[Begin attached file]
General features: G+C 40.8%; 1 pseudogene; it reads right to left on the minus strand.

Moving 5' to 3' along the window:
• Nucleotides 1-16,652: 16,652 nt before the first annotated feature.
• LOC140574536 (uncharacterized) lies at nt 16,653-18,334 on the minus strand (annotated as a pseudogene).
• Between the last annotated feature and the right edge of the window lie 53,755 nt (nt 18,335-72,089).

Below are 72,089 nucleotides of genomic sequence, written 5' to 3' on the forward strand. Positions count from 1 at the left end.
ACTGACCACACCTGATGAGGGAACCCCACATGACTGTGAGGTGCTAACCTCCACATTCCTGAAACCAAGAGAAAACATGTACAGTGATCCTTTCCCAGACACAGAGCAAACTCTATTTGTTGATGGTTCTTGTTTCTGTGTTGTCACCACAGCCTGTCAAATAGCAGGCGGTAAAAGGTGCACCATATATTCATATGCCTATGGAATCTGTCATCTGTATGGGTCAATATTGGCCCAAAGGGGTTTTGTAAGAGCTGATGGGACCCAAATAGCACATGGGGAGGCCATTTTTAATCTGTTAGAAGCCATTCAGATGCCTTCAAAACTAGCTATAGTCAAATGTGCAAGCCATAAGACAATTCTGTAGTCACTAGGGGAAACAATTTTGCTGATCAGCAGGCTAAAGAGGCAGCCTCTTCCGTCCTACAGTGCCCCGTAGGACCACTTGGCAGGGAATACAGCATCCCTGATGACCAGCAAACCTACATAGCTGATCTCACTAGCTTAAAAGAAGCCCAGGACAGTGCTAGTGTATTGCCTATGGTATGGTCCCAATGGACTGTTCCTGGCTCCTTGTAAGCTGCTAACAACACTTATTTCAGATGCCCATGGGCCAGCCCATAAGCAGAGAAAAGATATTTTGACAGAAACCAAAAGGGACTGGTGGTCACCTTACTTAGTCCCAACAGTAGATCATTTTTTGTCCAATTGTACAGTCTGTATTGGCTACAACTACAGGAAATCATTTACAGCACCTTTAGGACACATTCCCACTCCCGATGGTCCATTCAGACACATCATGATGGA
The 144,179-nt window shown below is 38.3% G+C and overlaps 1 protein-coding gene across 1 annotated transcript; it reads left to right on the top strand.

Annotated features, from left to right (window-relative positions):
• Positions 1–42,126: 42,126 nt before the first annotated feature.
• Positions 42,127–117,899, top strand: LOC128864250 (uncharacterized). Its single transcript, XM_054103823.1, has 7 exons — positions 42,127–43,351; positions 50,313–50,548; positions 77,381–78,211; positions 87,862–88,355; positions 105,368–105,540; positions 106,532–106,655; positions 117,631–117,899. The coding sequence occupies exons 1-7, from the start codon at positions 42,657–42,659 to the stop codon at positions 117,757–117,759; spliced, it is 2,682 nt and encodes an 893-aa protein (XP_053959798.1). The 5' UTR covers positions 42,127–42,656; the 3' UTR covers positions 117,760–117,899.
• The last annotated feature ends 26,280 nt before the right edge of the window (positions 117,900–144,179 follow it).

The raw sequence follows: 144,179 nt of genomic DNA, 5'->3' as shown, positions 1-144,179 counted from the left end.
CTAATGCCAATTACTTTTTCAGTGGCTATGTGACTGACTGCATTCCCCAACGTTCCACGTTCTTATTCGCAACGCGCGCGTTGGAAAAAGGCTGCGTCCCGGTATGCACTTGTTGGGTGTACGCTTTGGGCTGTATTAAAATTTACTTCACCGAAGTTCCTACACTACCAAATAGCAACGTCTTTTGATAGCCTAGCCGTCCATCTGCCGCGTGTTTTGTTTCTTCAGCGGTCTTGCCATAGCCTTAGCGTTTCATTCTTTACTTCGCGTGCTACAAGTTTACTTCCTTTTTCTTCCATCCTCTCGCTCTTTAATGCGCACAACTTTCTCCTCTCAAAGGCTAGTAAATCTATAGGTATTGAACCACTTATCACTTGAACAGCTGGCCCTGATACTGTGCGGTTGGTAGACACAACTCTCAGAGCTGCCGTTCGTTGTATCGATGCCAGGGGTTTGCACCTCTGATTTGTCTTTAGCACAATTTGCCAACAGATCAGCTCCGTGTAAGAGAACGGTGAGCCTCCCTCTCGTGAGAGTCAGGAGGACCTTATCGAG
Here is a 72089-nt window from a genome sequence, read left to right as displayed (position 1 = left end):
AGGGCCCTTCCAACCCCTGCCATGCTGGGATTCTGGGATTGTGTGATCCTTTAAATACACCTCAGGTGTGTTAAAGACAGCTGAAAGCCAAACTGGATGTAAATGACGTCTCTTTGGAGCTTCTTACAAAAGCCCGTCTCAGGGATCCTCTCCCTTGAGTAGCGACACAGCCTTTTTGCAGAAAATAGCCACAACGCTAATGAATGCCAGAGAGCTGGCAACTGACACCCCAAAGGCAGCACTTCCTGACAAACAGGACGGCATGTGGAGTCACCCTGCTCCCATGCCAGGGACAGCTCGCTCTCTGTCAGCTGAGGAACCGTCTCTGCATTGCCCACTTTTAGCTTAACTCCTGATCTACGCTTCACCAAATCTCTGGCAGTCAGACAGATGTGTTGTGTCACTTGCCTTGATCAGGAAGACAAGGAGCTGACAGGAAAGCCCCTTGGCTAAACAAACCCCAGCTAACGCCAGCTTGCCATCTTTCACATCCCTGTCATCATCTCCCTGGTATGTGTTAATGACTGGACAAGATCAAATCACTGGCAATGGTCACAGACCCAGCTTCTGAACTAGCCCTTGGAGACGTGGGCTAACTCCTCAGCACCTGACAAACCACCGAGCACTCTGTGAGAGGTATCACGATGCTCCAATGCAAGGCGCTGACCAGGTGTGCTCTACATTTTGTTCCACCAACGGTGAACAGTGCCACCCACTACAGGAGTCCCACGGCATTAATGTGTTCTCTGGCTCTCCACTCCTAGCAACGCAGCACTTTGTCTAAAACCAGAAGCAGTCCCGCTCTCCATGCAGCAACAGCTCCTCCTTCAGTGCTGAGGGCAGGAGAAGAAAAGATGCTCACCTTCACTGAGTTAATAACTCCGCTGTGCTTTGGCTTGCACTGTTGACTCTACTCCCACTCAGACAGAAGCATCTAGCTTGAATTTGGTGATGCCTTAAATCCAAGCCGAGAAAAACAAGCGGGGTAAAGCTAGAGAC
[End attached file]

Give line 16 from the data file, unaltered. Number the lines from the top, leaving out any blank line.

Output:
AGGGCCCTTCCAACCCCTGCCATGCTGGGATTCTGGGATTGTGTGATCCTTTAAATACACCTCAGGTGTGTTAAAGACAGCTGAAAGCCAAACTGGATGTAAATGACGTCTCTTTGGAGCTTCTTACAAAAGCCCGTCTCAGGGATCCTCTCCCTTGAGTAGCGACACAGCCTTTTTGCAGAAAATAGCCACAACGCTAATGAATGCCAGAGAGCTGGCAACTGACACCCCAAAGGCAGCACTTCCTGACAAACAGGACGGCATGTGGAGTCACCCTGCTCCCATGCCAGGGACAGCTCGCTCTCTGTCAGCTGAGGAACCGTCTCTGCATTGCCCACTTTTAGCTTAACTCCTGATCTACGCTTCACCAAATCTCTGGCAGTCAGACAGATGTGTTGTGTCACTTGCCTTGATCAGGAAGACAAGGAGCTGACAGGAAAGCCCCTTGGCTAAACAAACCCCAGCTAACGCCAGCTTGCCATCTTTCACATCCCTGTCATCATCTCCCTGGTATGTGTTAATGACTGGACAAGATCAAATCACTGGCAATGGTCACAGACCCAGCTTCTGAACTAGCCCTTGGAGACGTGGGCTAACTCCTCAGCACCTGACAAACCACCGAGCACTCTGTGAGAGGTATCACGATGCTCCAATGCAAGGCGCTGACCAGGTGTGCTCTACATTTTGTTCCACCAACGGTGAACAGTGCCACCCACTACAGGAGTCCCACGGCATTAATGTGTTCTCTGGCTCTCCACTCCTAGCAACGCAGCACTTTGTCTAAAACCAGAAGCAGTCCCGCTCTCCATGCAGCAACAGCTCCTCCTTCAGTGCTGAGGGCAGGAGAAGAAAAGATGCTCACCTTCACTGAGTTAATAACTCCGCTGTGCTTTGGCTTGCACTGTTGACTCTACTCCCACTCAGACAGAAGCATCTAGCTTGAATTTGGTGATGCCTTAAATCCAAGCCGAGAAAAACAAGCGGGGTAAAGCTAGAGAC